Speaking for myself here-- I really REALLY do hope they change the labels to specifically call out "added sugar". I'm not concerned about the naturally occurring fructose or whatever in food, but I want to know if they've added sugar to something. As it stands now, you need to read the ingredient list and look for sugar in all its various forms (corn syrup, HFCS, cane syrup, etc) to find the sugar.
As a pp mentioned, the easiest way to avoid added sugar is to avoid boxed/processed foods. There are some things though that I generally buy out of convenience (such as cereal or bread, for example) and it would be great to look at the nutrition label and know exactly how much added sugar is (or is not) in a serving.
Fitness Minutes: (49,820)
3,326 6/11/14 12:48 A
Another thought: when I worked with a Dietician some years ago to get a handle on my Pre-Diabetes, her take was that the total carbs were more important information and did not have me separate out the "sugars". Other than being metabolized somewhat more quickly, the body's insulin response really is about the same: the glucose will rise about 50-60mg/dl for each 15g of carb. My goal was to limit meals to 45 g of carb, and snacks to 15 g...AND be sure to eat about every 3 hours. This kept a fairly steady blood glucose level FOR ME. Others might be different!!
If one has diabetes, I would expect these instructions to change if you are taking insulin. Then the sugars must be far more controlled.....
I agree its nice to know what's in our foods, and the less added (sugars) the better!! But one can do reasonably well eating healthy if the carb/fats/proteins are within ranges and you steer clear of the boxed, processed foods. patti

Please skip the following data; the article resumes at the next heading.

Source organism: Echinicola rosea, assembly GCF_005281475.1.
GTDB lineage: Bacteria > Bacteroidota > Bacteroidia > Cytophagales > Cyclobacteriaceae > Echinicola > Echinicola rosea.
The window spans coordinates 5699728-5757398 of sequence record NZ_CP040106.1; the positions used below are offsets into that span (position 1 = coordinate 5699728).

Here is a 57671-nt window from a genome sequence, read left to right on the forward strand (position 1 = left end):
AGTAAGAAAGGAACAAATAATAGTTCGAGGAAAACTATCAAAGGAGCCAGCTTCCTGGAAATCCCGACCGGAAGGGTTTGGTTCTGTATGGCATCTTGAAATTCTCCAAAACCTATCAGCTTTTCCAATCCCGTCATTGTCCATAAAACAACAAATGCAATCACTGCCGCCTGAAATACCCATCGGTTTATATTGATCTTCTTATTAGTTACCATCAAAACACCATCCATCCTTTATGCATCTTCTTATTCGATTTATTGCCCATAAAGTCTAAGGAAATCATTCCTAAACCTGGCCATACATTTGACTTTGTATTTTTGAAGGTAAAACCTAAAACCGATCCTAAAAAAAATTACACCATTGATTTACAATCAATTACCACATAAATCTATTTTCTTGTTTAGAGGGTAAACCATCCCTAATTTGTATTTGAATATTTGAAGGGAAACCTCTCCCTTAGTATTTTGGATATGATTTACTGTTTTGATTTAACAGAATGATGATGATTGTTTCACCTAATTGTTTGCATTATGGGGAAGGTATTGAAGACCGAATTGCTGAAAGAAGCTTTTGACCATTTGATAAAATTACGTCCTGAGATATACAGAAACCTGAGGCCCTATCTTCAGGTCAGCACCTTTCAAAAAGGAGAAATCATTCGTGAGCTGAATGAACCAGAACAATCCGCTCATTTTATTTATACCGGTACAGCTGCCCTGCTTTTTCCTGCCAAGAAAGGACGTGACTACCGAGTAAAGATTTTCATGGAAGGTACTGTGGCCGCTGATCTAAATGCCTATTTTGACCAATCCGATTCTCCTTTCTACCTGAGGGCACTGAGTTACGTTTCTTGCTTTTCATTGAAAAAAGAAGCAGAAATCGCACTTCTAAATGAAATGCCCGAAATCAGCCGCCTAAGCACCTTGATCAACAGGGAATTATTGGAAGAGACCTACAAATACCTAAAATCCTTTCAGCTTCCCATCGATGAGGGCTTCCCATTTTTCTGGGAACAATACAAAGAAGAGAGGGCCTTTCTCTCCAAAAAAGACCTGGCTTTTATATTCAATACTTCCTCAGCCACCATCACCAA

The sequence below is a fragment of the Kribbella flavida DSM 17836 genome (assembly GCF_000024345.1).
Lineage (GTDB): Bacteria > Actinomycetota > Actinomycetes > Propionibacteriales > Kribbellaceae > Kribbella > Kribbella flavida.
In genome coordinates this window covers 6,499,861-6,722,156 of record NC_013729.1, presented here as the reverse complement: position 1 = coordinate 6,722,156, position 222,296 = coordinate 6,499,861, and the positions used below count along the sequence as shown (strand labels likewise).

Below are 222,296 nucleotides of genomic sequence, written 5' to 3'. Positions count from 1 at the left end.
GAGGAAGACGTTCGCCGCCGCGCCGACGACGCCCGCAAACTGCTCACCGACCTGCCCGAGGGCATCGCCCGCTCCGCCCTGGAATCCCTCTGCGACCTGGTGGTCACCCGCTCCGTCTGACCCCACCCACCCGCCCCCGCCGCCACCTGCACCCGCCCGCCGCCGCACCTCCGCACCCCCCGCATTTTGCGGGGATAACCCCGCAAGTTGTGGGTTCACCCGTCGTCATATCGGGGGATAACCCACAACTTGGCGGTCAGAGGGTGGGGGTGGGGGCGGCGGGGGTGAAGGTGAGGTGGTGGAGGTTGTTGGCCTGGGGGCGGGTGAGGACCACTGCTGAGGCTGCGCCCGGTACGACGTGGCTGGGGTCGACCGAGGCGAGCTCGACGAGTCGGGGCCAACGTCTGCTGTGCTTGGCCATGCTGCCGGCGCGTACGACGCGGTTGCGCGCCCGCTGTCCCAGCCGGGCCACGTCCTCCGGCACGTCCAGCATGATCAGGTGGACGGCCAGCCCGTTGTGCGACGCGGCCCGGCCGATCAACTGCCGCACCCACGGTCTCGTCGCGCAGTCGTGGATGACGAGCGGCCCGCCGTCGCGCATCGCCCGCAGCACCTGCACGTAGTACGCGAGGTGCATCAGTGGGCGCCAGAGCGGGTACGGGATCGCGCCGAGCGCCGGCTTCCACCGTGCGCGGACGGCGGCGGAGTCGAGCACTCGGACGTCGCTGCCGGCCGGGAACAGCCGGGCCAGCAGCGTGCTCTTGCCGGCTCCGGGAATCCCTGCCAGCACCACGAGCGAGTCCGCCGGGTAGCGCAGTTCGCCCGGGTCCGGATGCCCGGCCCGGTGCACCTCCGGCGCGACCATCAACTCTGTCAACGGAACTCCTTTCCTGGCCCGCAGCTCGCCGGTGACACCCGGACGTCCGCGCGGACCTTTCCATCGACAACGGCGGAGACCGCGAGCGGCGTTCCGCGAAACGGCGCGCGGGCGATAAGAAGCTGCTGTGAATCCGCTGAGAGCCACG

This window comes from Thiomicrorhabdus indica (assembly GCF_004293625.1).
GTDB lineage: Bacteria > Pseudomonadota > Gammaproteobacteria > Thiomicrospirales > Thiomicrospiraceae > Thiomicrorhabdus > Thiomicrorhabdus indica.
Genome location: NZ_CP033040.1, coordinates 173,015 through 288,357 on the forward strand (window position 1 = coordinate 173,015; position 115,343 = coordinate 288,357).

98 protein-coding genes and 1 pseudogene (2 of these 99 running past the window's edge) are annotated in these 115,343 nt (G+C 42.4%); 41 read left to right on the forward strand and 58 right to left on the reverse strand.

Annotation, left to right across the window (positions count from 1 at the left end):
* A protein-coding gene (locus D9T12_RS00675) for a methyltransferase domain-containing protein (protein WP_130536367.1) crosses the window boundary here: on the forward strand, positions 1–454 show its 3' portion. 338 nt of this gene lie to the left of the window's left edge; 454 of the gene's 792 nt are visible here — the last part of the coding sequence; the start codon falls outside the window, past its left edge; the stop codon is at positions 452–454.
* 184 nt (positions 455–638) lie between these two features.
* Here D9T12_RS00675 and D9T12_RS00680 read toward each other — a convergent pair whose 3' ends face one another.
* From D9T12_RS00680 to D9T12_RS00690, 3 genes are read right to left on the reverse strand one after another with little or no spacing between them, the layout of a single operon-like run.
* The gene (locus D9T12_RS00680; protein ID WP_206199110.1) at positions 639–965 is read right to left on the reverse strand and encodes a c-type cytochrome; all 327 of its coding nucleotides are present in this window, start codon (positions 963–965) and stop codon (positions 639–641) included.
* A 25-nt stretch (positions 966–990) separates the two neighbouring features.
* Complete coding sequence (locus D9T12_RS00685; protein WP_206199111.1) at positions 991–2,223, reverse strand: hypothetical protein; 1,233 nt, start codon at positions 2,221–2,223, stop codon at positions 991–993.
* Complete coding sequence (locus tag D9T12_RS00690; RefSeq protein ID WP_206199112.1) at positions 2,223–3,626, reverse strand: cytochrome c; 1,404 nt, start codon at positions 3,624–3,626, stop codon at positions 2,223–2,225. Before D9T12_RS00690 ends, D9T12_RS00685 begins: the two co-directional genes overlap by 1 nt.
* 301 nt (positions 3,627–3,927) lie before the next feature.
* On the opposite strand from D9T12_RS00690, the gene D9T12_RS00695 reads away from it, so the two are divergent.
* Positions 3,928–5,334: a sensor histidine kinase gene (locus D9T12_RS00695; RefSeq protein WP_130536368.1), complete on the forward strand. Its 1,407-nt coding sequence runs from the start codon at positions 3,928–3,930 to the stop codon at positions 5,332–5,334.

6/10/14 1:28 P
Interesting! I never thought of that before. Great point!
6/10/14 1:15 P
Here's some additional detail on what the previous poster was explaining:
Fitness Minutes: (2,155)
6/10/14 11:50 A
SP has a statement that they won't do that for now because there is no way to distinguish between the amount of sugar in processed foods that is inherent to the main ingredients, and the amount that is added. For instance, take tomato sauce -- that might be 25 g sugar per serving, but you can't know how much is from the tomatoes and how much is added. Without that knowledge, knowing the total amount of sugar you've eaten is less helpful.
That's my understanding of it anyway; probably one of the SP reps will be along to explain it better.
(If I were them I'd also be concerned that some people would wind up rejecting unquestionably healthy foods because they contain sugar and would not want to encourage that. I can only imagine the piles of questions that would come in here: "I want to have a couple servings of broccoli, but it has 6g of sugar! Should I still eat it?" Yes, yes you should. Etc. But that's just me and it's still a shame.)
If you are in the US, there is currently a proposed change to the requirements for nutrition labels to break down not just sugar itself, but also *added sugar*, which I think would be wonderful. If this goes through (I don't think it's planned to take effect for another year or two), then I would expect SP would also change its policy, though of course I can't be sure. I'd love for people to add their voice to getting this label change through if they are interested in nutrition and getting crap added sugar out of foods, because it is sure to face huge amounts of negative pressure from food and agricultural lobbies. Call your reps, etc.
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